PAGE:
Religious thinking. ‘Je suis Charlie’ (I am Charlie) continues to send ripples of unrest throughout various communities in France.
As a result of the killings of some of the top staff of the satirical newspaper Charlie Hebdo and in spite of the incredible demonstration of solidarity, with the biggest marches of 4 million people which followed, racist incidents have increased immensely. anti-Semitism and anti-Islamic incidents are on the rise and there’s an ill-feeling that things have changed… and maybe not for the better–at least not right now.
The Explanation is not a political or religious observer or commentator of contemporary events. Its role is to take an Inventory and do an Audit of the Universe. It does, therefore, survey events but, from a much much larger perspective. It exists with one sole question in mind: How would you bring peace and prosperity to Earth?
When The Explanation sees events–like anti-Semitism or anti-Islamism in France or anti-Christian acts in Syria or anti-Muslim acts against other Muslims in Nigeria or Hindu, Sikh and Muslim confrontations in India and Pakistan or Indonesia with multiple religions but only six which are officially recognized (Islam, Protestantism, Catholicism, Hinduism, Buddhism and Confucianism) or Catholic and Protestant feuds in N. Ireland and the list goes on–it asks fundamental questions like:
Why can’t ‘religion’ propose solutions to local problems?
Why can’t ‘religion’ propose solutions to the world’s problems?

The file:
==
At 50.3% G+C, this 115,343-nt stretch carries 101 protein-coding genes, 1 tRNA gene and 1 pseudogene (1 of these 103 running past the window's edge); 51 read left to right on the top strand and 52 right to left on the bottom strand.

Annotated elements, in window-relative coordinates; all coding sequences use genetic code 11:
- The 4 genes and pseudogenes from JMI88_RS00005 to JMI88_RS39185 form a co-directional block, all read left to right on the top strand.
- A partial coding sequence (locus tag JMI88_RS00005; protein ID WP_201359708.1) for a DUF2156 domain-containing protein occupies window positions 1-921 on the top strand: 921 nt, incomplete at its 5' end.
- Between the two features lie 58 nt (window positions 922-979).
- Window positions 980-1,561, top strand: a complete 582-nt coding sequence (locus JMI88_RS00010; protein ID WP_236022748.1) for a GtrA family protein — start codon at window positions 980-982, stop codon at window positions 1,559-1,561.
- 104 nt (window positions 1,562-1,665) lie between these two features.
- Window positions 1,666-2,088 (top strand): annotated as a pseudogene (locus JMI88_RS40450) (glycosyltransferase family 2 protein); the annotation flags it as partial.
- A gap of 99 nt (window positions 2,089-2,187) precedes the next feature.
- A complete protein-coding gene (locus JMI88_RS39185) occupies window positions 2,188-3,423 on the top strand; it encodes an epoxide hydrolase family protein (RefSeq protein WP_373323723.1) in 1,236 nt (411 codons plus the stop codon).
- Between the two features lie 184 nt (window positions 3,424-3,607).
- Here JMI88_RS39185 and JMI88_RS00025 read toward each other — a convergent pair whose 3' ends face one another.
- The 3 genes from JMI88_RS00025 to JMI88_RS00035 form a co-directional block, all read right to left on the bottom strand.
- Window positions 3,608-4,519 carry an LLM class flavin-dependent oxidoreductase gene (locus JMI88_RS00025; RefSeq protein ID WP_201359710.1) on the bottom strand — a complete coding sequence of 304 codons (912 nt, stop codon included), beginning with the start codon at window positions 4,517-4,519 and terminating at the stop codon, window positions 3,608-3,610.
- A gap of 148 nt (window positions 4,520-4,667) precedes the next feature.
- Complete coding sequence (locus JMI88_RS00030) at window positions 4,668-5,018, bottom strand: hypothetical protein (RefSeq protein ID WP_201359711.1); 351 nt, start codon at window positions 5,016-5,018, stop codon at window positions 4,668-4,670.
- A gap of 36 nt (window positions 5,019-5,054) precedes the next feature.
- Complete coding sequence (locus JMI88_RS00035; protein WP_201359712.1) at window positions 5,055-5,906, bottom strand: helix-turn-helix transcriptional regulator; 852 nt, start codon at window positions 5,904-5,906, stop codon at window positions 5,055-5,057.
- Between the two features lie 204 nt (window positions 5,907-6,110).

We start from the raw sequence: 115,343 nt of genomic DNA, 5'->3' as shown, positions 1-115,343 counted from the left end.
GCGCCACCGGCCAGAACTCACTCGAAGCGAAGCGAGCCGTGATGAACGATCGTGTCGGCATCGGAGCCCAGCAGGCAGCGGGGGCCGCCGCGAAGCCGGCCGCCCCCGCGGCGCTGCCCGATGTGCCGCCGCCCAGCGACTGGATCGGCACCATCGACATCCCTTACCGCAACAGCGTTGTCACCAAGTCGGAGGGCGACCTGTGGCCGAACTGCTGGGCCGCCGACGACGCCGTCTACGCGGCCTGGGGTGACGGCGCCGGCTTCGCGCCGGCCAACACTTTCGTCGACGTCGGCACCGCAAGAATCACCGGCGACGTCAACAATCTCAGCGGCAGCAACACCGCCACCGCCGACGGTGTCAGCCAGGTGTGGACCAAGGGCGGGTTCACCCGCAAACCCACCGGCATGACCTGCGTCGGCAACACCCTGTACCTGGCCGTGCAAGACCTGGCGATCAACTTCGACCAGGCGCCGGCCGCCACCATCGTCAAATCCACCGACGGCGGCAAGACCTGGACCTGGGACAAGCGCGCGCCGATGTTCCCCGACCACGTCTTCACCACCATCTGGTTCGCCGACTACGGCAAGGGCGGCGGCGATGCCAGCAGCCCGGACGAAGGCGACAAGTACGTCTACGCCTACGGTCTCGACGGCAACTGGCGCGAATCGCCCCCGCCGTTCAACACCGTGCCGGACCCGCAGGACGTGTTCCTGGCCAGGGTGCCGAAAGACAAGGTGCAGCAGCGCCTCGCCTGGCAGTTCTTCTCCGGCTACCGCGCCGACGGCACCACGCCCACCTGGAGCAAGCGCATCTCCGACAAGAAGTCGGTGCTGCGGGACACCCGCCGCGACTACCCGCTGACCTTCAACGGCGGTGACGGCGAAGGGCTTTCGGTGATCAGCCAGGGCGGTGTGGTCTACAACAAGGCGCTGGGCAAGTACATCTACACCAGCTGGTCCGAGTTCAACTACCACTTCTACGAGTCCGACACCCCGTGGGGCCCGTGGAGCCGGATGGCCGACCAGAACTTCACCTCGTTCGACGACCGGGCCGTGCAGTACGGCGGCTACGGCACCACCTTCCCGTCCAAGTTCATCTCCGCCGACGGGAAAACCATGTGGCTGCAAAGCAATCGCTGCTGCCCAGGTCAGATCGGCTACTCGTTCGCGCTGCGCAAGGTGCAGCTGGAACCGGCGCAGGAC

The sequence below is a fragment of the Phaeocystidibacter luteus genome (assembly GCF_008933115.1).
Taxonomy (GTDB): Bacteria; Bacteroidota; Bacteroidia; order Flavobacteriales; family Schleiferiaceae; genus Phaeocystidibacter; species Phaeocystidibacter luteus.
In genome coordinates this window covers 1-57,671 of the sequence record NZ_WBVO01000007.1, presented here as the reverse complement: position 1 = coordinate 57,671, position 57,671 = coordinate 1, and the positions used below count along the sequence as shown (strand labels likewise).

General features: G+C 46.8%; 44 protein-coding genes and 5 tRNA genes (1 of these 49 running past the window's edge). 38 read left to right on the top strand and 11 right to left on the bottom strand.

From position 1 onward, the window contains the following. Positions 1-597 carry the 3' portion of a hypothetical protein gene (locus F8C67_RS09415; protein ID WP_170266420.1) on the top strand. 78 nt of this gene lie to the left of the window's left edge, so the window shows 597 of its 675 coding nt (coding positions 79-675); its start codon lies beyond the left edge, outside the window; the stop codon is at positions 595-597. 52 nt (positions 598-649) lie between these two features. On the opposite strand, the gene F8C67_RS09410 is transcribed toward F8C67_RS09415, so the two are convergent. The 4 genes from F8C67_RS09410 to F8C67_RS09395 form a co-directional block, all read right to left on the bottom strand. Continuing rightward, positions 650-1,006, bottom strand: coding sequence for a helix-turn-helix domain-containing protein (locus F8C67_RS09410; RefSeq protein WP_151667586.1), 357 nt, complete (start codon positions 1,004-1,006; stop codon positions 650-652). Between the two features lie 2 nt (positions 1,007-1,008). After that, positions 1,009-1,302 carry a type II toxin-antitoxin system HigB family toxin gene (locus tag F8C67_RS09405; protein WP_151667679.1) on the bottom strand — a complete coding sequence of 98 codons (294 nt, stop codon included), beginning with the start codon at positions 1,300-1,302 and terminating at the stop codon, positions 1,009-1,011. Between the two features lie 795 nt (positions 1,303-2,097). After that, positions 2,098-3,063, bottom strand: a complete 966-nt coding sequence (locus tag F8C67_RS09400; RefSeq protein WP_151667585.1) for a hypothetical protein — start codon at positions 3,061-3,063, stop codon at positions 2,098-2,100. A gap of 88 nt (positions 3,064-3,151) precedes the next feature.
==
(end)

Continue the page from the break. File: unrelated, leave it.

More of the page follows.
Why can’t religions LIVE solutions that herald a way of peace and prosperity?
Here’s an ‘if” question, one of those hypothetical (or maybe not) ones:
If religion–even a particular religion, with its governing body–was to obtain ‘political power’ would it be able to establish real peace and prosperity in its own territory? In a vaster territory? worldwide?
Let’s get practical, even if what I’m about to discuss is basically theoretical. I say ‘basically’ because in certain, local and even larger, national spheres ‘theocratic government’ does exist or is on the rise.
Theocracy is where those individuals with a religious orientation are a smaller or larger part of government in the civil sense. They are officially recognized not only as policymakers but also as governing officials based on their religious convictions. They rule over their subjects and apply laws and regulations as they see fit.
If your religion (assuming you are religious) or any one of the four thousand plus religions worldwide ruled a nation or had a major stake in the government of said nation how would such a religious body deal with day to day affairs?
- How would a religion designate who participates in civil government?
- What level of competency would be necessary and how and where would such an individual obtain this knowledge and wisdom?
- What would be and from where would come his/her remuneration?
- Who would the advisors to such a theocratic ruler be?
As with all governments, the ‘people’ would be a main focus. I believe–and that is the premise of The Explanation–that governments–theocratic or other–want peace and prosperity for their people. If their motivation is different from that, then we have a serious problem. Unfortunately, we know of a certain number of world leaders who do not have this fundamental motivation… but that is a subject for another blog post.